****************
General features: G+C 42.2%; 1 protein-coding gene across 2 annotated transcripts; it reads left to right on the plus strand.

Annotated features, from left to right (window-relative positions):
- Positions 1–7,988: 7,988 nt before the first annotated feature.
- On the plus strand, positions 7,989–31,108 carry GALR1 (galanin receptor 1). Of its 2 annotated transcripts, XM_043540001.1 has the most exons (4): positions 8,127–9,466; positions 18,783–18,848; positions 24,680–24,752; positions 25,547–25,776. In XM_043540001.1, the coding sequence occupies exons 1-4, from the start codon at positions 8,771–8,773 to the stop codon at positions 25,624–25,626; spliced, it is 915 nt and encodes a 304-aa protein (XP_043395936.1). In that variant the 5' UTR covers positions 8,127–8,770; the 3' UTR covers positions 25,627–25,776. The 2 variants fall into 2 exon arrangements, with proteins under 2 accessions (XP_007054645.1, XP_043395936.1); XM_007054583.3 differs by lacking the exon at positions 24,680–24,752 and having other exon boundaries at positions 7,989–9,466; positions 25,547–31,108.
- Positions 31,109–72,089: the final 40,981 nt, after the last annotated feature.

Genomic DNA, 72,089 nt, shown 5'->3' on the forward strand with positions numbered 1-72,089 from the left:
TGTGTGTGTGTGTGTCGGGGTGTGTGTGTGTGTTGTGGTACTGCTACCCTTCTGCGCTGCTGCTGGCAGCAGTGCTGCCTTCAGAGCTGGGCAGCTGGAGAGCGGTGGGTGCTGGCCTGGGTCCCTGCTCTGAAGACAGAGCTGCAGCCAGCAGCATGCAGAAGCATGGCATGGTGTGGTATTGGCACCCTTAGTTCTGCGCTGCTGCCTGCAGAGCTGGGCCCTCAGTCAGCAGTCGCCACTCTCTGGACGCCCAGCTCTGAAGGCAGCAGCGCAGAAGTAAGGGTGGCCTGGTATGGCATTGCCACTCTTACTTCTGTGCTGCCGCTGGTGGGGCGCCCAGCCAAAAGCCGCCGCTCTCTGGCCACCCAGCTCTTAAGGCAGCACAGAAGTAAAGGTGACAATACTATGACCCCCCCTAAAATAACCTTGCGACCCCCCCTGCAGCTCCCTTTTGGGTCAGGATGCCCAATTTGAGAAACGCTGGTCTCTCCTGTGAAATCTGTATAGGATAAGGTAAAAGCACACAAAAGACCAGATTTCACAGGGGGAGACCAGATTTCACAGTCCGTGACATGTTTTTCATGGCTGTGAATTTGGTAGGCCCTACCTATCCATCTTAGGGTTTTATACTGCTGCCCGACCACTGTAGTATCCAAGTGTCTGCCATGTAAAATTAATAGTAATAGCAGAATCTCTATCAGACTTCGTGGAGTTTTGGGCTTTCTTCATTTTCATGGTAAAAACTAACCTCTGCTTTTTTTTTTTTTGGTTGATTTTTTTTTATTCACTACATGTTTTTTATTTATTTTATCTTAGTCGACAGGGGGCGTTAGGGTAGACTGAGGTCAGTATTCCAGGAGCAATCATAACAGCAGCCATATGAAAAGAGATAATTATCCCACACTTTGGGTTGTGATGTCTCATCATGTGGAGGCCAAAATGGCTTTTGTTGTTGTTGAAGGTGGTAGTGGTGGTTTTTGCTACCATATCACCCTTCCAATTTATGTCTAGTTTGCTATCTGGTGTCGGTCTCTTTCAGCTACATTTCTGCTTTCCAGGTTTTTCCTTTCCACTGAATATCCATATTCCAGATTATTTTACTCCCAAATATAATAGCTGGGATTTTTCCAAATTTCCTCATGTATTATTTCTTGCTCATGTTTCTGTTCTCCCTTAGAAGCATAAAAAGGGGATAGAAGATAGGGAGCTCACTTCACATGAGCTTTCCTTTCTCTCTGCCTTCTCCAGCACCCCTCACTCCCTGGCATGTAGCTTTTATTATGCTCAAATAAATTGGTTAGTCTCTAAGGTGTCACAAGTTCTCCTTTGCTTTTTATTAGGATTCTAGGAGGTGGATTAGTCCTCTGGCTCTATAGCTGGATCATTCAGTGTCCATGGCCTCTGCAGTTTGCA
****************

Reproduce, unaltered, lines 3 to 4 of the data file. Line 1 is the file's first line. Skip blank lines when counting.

- Positions 1–7,988: 7,988 nt before the first annotated feature.
- On the plus strand, positions 7,989–31,108 carry GALR1 (galanin receptor 1). Of its 2 annotated transcripts, XM_043540001.1 has the most exons (4): positions 8,127–9,466; positions 18,783–18,848; positions 24,680–24,752; positions 25,547–25,776. In XM_043540001.1, the coding sequence occupies exons 1-4, from the start codon at positions 8,771–8,773 to the stop codon at positions 25,624–25,626; spliced, it is 915 nt and encodes a 304-aa protein (XP_043395936.1). In that variant the 5' UTR covers positions 8,127–8,770; the 3' UTR covers positions 25,627–25,776. The 2 variants fall into 2 exon arrangements, with proteins under 2 accessions (XP_007054645.1, XP_043395936.1); XM_007054583.3 differs by lacking the exon at positions 24,680–24,752 and having other exon boundaries at positions 7,989–9,466; positions 25,547–31,108.